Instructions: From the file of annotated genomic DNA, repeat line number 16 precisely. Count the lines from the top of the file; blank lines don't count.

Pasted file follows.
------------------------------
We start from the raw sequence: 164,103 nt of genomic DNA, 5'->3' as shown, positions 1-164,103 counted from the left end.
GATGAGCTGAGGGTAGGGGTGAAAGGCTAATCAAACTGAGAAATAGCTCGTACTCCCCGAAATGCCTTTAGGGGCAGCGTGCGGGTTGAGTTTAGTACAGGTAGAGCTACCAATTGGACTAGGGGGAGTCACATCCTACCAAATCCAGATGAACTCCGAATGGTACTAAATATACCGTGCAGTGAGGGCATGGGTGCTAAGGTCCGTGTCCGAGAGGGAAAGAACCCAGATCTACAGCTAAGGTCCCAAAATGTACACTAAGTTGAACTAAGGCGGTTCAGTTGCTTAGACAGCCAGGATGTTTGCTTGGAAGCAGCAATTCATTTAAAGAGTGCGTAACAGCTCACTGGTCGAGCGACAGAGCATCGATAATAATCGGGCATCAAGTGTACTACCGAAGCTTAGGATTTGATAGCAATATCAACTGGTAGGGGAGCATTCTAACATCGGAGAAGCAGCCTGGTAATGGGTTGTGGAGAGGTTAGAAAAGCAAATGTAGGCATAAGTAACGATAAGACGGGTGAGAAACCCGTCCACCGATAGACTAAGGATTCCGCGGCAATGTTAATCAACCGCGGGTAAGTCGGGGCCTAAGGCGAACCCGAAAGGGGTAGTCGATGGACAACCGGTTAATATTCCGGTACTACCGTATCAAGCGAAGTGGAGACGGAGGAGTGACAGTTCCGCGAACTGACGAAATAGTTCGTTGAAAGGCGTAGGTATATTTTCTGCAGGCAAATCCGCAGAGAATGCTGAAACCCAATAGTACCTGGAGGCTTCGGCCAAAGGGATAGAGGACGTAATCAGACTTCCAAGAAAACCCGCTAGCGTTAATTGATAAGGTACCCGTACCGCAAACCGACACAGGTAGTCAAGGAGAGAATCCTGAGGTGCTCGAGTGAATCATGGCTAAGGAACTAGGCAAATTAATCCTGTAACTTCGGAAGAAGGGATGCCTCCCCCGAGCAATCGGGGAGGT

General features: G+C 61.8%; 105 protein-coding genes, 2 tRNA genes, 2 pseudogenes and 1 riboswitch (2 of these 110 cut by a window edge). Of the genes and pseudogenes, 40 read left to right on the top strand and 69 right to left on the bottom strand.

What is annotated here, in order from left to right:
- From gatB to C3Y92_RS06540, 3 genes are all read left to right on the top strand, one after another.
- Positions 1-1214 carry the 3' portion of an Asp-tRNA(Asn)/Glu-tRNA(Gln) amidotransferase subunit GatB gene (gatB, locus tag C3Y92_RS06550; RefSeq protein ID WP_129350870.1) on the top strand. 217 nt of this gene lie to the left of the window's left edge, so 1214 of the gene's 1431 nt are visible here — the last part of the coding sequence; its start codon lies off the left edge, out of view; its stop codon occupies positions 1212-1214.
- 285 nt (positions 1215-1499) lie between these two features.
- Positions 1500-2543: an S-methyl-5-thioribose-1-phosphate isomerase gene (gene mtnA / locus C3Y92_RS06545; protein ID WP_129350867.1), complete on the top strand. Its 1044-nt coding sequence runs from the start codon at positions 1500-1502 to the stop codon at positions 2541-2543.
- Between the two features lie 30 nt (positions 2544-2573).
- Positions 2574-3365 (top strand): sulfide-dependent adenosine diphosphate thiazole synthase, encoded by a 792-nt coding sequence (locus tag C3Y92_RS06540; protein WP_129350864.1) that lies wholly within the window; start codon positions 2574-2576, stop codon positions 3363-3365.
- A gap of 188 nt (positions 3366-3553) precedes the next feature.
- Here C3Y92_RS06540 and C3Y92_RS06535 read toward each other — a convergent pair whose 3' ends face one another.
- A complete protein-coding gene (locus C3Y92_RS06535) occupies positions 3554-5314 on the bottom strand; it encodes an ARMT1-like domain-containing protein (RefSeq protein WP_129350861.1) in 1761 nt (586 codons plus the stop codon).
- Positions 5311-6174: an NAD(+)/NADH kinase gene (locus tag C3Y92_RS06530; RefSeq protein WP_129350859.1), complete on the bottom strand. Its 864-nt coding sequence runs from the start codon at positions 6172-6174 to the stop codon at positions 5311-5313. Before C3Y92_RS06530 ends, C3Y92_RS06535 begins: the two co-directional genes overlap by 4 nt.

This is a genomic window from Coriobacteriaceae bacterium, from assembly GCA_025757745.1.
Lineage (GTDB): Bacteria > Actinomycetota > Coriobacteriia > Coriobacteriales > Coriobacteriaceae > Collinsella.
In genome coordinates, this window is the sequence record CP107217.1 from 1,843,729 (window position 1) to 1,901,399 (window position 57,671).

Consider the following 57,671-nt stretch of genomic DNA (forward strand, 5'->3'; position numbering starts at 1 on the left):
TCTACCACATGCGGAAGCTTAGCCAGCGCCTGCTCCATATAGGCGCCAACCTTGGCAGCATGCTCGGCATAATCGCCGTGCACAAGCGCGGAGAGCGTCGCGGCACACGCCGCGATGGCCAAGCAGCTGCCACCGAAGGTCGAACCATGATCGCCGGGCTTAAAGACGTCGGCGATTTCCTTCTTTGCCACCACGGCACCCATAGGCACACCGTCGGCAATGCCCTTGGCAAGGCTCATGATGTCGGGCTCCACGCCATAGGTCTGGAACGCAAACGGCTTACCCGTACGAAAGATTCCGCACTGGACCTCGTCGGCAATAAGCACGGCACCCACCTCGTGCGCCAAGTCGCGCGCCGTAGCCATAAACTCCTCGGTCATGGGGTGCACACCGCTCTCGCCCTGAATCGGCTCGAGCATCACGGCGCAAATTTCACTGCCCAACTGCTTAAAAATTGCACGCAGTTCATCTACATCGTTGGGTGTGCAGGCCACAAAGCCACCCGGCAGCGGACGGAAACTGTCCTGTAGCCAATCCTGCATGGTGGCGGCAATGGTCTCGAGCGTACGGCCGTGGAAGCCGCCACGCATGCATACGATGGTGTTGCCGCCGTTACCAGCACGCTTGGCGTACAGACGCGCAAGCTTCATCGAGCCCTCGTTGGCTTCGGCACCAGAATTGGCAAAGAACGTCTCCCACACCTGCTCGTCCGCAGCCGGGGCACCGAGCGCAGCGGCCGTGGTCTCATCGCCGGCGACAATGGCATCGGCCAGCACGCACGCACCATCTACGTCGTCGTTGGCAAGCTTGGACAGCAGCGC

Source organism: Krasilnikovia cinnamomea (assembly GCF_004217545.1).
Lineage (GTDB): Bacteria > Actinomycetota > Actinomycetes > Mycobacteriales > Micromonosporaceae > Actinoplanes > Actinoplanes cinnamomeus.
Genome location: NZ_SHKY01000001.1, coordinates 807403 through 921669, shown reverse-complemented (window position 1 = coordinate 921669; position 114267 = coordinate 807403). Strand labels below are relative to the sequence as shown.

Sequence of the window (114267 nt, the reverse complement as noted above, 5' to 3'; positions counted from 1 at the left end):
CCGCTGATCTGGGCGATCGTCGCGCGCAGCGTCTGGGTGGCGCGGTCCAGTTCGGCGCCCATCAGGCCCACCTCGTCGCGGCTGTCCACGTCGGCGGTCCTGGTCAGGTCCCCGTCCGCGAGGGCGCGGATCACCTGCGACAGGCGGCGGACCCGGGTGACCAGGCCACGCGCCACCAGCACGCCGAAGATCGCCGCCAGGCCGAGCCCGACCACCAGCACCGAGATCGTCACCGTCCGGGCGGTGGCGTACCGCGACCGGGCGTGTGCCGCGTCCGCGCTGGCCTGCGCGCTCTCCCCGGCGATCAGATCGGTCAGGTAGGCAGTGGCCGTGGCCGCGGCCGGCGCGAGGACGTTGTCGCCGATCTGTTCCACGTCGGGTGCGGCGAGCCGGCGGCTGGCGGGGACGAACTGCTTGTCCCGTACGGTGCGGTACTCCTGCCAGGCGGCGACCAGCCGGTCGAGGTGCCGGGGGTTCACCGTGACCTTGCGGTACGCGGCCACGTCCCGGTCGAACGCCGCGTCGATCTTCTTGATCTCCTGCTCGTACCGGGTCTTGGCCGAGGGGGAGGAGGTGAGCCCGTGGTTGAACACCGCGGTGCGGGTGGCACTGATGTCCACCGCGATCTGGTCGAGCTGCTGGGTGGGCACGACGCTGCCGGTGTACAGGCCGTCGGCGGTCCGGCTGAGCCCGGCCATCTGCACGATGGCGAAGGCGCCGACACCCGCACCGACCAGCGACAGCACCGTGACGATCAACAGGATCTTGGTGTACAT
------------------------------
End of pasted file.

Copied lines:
Lineage (GTDB): Bacteria > Actinomycetota > Coriobacteriia > Coriobacteriales > Coriobacteriaceae > Collinsella.